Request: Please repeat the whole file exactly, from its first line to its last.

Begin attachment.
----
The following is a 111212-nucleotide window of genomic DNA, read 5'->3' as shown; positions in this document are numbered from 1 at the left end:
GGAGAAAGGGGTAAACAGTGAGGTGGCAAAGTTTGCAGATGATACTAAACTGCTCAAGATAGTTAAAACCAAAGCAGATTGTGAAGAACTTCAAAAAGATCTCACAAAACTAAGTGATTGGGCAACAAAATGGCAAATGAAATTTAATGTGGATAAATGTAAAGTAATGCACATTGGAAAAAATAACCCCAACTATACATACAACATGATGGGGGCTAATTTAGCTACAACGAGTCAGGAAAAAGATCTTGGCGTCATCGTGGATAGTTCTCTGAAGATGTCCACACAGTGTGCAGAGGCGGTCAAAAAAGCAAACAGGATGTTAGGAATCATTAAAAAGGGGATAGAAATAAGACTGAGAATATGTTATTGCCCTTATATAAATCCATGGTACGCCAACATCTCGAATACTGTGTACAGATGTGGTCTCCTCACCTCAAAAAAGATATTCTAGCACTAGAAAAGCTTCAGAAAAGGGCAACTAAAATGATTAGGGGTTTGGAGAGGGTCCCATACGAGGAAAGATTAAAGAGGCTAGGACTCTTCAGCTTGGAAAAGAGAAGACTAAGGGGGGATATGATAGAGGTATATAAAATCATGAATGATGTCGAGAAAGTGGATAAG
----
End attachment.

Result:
The following is a 111212-nucleotide window of genomic DNA, read 5'->3' as shown; positions in this document are numbered from 1 at the left end:
GGAGAAAGGGGTAAACAGTGAGGTGGCAAAGTTTGCAGATGATACTAAACTGCTCAAGATAGTTAAAACCAAAGCAGATTGTGAAGAACTTCAAAAAGATCTCACAAAACTAAGTGATTGGGCAACAAAATGGCAAATGAAATTTAATGTGGATAAATGTAAAGTAATGCACATTGGAAAAAATAACCCCAACTATACATACAACATGATGGGGGCTAATTTAGCTACAACGAGTCAGGAAAAAGATCTTGGCGTCATCGTGGATAGTTCTCTGAAGATGTCCACACAGTGTGCAGAGGCGGTCAAAAAAGCAAACAGGATGTTAGGAATCATTAAAAAGGGGATAGAAATAAGACTGAGAATATGTTATTGCCCTTATATAAATCCATGGTACGCCAACATCTCGAATACTGTGTACAGATGTGGTCTCCTCACCTCAAAAAAGATATTCTAGCACTAGAAAAGCTTCAGAAAAGGGCAACTAAAATGATTAGGGGTTTGGAGAGGGTCCCATACGAGGAAAGATTAAAGAGGCTAGGACTCTTCAGCTTGGAAAAGAGAAGACTAAGGGGGGATATGATAGAGGTATATAAAATCATGAATGATGTCGAGAAAGTGGATAAG